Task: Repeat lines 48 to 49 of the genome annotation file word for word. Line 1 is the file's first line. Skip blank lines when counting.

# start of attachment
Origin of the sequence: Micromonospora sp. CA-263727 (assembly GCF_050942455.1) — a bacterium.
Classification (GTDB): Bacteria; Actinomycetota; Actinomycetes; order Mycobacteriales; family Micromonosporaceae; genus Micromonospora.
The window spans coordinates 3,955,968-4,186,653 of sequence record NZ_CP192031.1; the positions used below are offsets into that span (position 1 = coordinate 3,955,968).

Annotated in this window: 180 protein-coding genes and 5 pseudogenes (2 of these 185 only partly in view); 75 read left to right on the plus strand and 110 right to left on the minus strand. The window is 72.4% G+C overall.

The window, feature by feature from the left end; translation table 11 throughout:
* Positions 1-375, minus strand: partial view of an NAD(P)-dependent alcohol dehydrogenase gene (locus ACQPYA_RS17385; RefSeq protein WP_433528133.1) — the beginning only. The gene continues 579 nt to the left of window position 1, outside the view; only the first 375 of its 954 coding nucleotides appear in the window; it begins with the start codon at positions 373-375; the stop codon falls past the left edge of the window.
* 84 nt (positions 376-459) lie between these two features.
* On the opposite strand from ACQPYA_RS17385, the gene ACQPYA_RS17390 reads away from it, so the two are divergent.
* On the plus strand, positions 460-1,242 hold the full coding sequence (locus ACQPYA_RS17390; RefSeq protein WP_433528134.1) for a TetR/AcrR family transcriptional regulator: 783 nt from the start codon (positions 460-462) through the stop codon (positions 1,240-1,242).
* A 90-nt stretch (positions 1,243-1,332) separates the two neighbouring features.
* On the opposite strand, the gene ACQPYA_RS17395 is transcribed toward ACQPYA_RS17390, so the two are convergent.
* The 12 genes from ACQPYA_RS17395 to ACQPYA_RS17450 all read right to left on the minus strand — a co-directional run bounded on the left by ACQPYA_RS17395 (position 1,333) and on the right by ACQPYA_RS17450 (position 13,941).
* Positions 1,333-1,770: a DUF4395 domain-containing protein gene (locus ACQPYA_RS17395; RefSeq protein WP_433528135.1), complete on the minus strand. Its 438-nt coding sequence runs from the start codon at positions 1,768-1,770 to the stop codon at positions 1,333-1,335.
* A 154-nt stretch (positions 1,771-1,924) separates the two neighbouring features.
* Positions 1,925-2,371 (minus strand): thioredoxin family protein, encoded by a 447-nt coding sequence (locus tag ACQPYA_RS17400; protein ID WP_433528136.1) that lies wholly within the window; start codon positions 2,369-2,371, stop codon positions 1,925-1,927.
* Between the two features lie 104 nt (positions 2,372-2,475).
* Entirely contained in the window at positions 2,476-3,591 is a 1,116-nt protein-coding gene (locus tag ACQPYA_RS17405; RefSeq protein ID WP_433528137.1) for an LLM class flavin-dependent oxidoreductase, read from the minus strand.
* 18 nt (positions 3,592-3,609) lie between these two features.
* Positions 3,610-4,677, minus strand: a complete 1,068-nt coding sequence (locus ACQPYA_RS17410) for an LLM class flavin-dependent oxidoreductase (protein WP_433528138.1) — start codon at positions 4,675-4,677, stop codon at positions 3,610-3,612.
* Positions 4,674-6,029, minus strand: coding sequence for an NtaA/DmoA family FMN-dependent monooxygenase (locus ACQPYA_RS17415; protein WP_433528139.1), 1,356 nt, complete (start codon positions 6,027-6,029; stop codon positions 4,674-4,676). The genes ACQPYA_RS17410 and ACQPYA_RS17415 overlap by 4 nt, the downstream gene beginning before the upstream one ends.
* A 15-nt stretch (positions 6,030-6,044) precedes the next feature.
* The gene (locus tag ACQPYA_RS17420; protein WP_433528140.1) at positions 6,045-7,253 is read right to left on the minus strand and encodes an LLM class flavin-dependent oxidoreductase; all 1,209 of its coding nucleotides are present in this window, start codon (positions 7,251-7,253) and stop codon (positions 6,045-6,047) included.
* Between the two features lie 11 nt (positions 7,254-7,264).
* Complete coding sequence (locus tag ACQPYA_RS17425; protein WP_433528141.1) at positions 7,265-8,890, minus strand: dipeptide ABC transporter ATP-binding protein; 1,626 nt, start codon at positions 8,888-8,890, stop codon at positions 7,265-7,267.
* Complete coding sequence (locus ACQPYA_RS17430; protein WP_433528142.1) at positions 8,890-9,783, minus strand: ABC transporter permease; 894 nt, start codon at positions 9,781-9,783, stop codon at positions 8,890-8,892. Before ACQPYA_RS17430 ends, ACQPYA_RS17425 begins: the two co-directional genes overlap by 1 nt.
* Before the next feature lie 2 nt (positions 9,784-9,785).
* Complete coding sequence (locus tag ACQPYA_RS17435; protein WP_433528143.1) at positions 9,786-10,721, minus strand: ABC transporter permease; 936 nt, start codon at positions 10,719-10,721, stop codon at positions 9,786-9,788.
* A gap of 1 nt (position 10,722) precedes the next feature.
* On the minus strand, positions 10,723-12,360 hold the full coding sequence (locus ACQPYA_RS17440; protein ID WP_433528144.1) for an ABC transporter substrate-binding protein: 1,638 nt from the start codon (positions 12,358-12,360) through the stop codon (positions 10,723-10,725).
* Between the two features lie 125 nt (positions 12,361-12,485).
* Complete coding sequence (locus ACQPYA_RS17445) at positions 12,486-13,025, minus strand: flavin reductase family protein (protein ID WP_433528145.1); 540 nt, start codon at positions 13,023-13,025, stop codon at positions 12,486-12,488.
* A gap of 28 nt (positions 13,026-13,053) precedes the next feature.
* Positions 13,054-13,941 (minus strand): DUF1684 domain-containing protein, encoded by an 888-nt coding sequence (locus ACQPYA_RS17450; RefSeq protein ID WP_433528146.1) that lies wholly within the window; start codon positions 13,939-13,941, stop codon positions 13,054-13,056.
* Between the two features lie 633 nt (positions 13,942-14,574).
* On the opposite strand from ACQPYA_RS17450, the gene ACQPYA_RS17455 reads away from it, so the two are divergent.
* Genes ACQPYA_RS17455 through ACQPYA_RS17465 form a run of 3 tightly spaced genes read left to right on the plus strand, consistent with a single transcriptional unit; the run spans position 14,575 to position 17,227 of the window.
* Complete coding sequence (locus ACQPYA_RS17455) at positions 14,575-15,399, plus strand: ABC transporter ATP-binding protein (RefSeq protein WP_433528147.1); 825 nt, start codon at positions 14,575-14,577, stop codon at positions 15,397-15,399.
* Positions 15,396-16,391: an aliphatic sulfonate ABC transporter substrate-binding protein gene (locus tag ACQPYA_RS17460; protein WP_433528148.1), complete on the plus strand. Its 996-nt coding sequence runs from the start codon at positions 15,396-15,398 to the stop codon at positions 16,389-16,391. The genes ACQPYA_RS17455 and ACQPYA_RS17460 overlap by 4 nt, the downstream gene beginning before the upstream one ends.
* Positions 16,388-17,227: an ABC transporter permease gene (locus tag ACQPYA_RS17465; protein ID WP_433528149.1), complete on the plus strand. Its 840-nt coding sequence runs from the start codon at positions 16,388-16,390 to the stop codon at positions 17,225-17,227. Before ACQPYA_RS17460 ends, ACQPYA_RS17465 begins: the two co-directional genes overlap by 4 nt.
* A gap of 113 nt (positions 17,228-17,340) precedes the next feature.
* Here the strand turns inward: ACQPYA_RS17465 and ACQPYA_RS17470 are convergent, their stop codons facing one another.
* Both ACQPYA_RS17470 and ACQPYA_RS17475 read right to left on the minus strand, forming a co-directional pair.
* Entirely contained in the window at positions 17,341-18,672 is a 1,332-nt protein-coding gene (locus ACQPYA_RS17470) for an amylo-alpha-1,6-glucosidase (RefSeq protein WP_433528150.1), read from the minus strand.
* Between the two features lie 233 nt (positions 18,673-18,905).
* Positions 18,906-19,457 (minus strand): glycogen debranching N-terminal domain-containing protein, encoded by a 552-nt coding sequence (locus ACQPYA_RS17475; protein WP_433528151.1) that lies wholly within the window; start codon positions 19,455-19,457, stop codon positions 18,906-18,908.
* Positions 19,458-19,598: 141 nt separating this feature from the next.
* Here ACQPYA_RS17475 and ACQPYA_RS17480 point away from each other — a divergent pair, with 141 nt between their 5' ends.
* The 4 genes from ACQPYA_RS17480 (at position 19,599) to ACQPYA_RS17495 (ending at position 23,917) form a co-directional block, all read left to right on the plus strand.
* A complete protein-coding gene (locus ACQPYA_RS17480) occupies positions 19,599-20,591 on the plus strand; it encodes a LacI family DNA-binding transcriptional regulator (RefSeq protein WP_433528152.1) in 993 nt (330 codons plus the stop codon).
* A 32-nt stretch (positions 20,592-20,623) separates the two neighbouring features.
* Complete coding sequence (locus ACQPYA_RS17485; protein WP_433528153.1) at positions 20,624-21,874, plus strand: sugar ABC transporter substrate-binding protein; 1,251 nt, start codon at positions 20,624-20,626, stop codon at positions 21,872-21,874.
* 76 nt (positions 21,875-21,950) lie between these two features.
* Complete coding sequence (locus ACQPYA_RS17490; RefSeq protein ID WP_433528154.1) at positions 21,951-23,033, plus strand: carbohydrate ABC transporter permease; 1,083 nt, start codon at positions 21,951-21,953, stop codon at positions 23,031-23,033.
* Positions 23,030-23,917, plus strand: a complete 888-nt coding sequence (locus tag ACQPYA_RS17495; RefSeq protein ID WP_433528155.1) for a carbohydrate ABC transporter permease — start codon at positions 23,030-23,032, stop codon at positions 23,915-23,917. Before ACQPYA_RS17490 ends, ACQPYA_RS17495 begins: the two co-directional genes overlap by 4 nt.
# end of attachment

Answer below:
* The 4 genes from ACQPYA_RS17480 (at position 19,599) to ACQPYA_RS17495 (ending at position 23,917) form a co-directional block, all read left to right on the plus strand.
* A complete protein-coding gene (locus ACQPYA_RS17480) occupies positions 19,599-20,591 on the plus strand; it encodes a LacI family DNA-binding transcriptional regulator (RefSeq protein WP_433528152.1) in 993 nt (330 codons plus the stop codon).